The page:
Before Oliver was born and we started to plan out what our approach would be as parents, one thing we knew was a priority was Oliver’s safety. Yes, I’m sure all parents would say that safety is their number one concern with their children, but it’s not just about keeping a close eye on your child and making sure they are fed, it’s all the things that they touch, put in their mouth and occupy the shelves in their room. Yes, we’re talking about the toys! I know it’s hard to ignore the flashy toys you see when you’re out shopping, but we wanted to talk about why we chose wooden toys, where we buy them, and why wooden toys are the safer choice. Let’s dive in!
Why wooden toys are better than plastic ones
For us, one of the best things we can help encourage Oliver to do is explore his imagination. Many plastic toys are characters on TV that encourage children to mimic behavior rather than create their own playful moments. Plastic toys tend to be definitive objects, and thus, box kids into playing traditionally with them, while wooden toys are more likely to be a little less obvious and therefore encourage children to use their imagination. Wooden toys encourage unstructured playtime, which research has shown to be extremely beneficial and valuable for the child. Another obvious plus, is that wood is more durable, will last longer, and creates less waste than plastic.
Reasons to avoid plastic toys
Plastic toys may be more eye-catching than simple, wooden toys. They are often representing characters from movies and tv shows that kids watch and enjoy, they can even make noise or light up, so it’s hard to compete with. We haven’t exposed Oliver to any tech/television, and plan to put it off for as long as possible, but with the television conversation aside, plastic toys can be just straight up harmful for your child, and that’s reason enough to try to avoid them whenever possible. Many plastic toys contain the chemicals bisephenol, which has been linked to hormone distruption, and PVC. These are especially dangerous for young children and babies who are willing to put just about anything in their mouth, which is what makes these toxic plastics so dangerous. However, if you are buying plastic toys, check the package for phrases like “PVC Free”.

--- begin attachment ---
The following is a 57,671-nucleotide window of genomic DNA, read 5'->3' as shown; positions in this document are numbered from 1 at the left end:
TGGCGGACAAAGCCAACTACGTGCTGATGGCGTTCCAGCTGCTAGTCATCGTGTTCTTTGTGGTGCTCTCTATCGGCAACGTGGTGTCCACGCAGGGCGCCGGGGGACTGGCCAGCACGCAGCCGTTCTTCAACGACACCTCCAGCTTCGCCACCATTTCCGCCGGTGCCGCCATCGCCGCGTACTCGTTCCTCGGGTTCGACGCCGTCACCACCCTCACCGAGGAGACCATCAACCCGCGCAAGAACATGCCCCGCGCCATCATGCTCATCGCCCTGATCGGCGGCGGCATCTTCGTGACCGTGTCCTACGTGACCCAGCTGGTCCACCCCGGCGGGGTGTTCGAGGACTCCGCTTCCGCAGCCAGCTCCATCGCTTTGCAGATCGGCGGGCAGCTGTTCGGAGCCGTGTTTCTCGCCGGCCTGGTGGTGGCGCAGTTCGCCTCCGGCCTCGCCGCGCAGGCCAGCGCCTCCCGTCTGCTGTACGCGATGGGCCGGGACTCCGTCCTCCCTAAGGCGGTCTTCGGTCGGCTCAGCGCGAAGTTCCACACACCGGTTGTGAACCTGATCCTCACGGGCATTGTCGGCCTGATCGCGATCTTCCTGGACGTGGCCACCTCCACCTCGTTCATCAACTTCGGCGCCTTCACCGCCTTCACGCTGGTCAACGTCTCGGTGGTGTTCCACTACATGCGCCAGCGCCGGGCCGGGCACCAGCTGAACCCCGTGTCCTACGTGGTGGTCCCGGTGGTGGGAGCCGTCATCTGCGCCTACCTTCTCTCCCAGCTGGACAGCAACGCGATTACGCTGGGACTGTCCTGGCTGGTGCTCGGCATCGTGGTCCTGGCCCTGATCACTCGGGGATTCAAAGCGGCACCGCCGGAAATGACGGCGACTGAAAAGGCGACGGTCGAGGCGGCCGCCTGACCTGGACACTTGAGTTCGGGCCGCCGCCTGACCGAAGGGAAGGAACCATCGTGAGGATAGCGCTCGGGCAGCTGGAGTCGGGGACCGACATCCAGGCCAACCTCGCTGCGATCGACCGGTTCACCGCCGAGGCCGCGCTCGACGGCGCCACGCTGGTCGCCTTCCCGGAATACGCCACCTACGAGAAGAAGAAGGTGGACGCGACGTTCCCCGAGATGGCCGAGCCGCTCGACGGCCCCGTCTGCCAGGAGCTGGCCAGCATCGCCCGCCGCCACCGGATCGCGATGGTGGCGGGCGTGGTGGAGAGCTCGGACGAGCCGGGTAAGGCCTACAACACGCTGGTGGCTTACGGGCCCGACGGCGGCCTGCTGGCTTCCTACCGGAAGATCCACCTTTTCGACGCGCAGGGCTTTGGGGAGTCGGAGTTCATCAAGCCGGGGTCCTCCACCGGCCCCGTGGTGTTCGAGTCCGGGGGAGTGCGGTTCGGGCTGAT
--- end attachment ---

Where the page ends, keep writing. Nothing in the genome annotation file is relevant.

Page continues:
Where to buy wooden toys
Here’s a few of our favorite wooden toys we have found for Oliver, below. Some are more advanced and things we have tucked away in the closet for later on, and others are ones he’s enjoyed since he was a newborn. What we loved the most about choosing wooden toys for Oliver, aside from the health concerns that come with plastic toys, is seeing how differently he uses and interacts with certain toys from one month to the next. He is constantly developing new skills and you can tell he is proud of himself. One of our favorites (and his) is the Skwish toy. It is a little large, but after just a few weeks old we gave it to Oliver to interact with. We’ve seen him go from staring at it and reaching for the Skwish toy, to shaking it, rolling it, biting on it during teething, and even taping it against his other hand almost as a tambourine.
There are some incredible makers out there, creating beautiful handmade wooden toys for children. When researching wooden toys, be sure to double check they are made with safe, non-toxic, and natural paint.
Check out some of our favorites: